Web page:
In May Lieutenant Menzies was informed that twenty Englishmen who had recently arrived would be sent to the river (The most recent convict ship to arrive from England was the Coromandel)....I am sorry to say that their conduct on board the Ship they came out in was none of the best, still they are not of a worse cast than people of that description generally are and by mixing them with the Irish you have, I promised myself less evil will arrive that if they were all Irish. Two salt pans were forwarded. Mr. William Douglass who had been an officer in the Navy was sent to the settlement and was to assist Lieutenant Menzies in anyway he thought best.

By November 1804 Menzies could report that a well built stone wharf is nearly completed, Length one hundred and eighty six feet, breadth thirteen feet depth of water at high water eight feet two inches and at low water two feet. Bricks had been sent from headquarters to aid the the construction of salt pans, however boat builder/ carpenter Thomas Crump had become ill and so the work had been delayed. Mining too would cease unless oil was sent from headquarters as the supply had nearly run out.

A Military Officer's Barrack had been finished by November and a strong guard house which was shingled and had a room for the non commissioned officers and (ominously) a black hole.

The Return for the settlement in July revealed details of all those at Coal River at that time -  1 surgeon; 1 Superintendent; 1 Storekeeper; 1 Marine belonging to H.M.S. Buffalo; two Non-Commissioned Officers; 12 Privates; 3 Overseers who were prisoners; 51 male prisoners; 9 female prisoners and 10 children. Two men were on the sick list. Curiously there is no Commanding officer listed.

Botanist Robert Brown came to the Coal River on the Resource in 1804. Browne was given a boat by Governor King for his own use while there and supplied with arms and ammunition which was fortunate as he was attacked by Natives while up the North Branch of the river. Menzies was instructed to give Robert Brown every assistance including victualling for Brown and servant from the government stores.  Robert Brown had been appointed at the age of twenty six years to the scientific staff on H.M.S. Investigator for exploring voyages.  After the condemnation of the Investigator in 1803, Brown devoted his attention to botanical research in the districts surrounding the various settlements in NSW and Tasmania. He sailed for England on the 23rd May 1805 on board of the refitted Investigator.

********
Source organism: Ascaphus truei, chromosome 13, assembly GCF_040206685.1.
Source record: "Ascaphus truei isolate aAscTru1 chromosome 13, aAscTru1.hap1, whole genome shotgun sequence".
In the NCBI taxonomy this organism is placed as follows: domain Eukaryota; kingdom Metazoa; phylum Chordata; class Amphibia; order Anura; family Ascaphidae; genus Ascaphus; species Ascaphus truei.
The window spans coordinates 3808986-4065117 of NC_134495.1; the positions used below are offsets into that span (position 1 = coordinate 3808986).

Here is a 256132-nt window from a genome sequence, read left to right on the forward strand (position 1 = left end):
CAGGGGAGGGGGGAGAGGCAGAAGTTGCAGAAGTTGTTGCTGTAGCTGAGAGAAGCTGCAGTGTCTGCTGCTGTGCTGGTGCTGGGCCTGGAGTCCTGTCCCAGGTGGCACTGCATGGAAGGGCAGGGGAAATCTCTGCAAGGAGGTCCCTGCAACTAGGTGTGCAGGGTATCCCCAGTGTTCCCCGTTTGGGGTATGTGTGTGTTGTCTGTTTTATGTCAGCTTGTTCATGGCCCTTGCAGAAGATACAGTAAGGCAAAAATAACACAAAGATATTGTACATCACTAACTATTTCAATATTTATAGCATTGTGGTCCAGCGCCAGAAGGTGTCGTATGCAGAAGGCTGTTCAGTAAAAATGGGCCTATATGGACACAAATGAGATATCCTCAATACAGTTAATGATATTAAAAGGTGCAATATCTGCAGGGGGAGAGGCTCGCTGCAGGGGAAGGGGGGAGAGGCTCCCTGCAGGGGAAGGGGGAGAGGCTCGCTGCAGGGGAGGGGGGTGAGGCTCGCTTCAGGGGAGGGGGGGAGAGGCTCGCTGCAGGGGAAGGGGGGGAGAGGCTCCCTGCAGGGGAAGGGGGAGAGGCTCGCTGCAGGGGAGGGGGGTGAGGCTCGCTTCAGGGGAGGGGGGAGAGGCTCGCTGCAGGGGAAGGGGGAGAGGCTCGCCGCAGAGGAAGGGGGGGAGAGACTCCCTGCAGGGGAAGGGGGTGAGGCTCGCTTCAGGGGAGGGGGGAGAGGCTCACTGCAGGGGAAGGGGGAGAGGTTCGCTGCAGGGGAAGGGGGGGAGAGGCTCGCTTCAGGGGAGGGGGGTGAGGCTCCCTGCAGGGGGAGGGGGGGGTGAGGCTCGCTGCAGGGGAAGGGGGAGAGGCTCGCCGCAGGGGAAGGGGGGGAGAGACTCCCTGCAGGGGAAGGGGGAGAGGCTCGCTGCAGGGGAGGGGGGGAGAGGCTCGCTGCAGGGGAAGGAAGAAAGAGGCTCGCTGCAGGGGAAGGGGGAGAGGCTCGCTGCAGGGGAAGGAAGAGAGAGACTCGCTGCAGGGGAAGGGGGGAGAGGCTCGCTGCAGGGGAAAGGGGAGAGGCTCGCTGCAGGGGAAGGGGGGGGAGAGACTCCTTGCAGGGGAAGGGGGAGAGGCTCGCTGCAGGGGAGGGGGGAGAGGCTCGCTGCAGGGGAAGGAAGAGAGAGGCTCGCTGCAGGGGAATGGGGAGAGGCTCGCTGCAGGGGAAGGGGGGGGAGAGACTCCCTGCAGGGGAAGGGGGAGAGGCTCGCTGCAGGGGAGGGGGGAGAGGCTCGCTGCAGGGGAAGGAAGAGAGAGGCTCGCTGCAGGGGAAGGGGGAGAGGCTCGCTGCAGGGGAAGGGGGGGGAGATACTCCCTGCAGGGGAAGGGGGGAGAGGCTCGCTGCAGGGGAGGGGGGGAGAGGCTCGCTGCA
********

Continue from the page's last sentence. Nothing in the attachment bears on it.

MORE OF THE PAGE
Ensign Cressy of the NSW Corps took over Command of the settlement in a brief absence of Lieutenant Menzies and there was a great deal of animosity between the two when Menzies returned, however Menzies remained in the position until March 1805 when ensign Draffen was appointed to the position

Convicts from the Castle Hill Rebellion were among prisoners sent to Hunter River in 1804. Many of them worked in the early coal mines at the settlement.

Select from the list below for information about convicts who arrived at Hunter River on 30th March 1804



Select from the list below for information about convicts who arrived at Hunter River on 30th March 1804



More about many of these convicts and the rebellion at Castle Hill can be found in Jack Delaney's 'Newcastle, Its First Twenty Years: The Irish Rebellion and the Settlement of Newcastle 1804' (ISBN - 646    43855-  7)


Lynette Ramsay-Silver, Australia's Irish Rebellion: The Battle of Vinegar Hill, 1804, Watermark Press, Sydney, 2002 (first printed 1983); ISBN 0   94928   461 0


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Joseph Brayley per Earl Cornwallis, a miner by trade, was apprehended at Kissing Point upon a suspicion of burglary was examined and as the evidence though strongly presumptive was not thought sufficient to continue the grounds of prosecution, he was drafted for Newcastle as was Philip Dwyer per Sugar Cane also, for violently and inhumanely beating Mary Carroll. They were both sent to Newcastle in April 1804.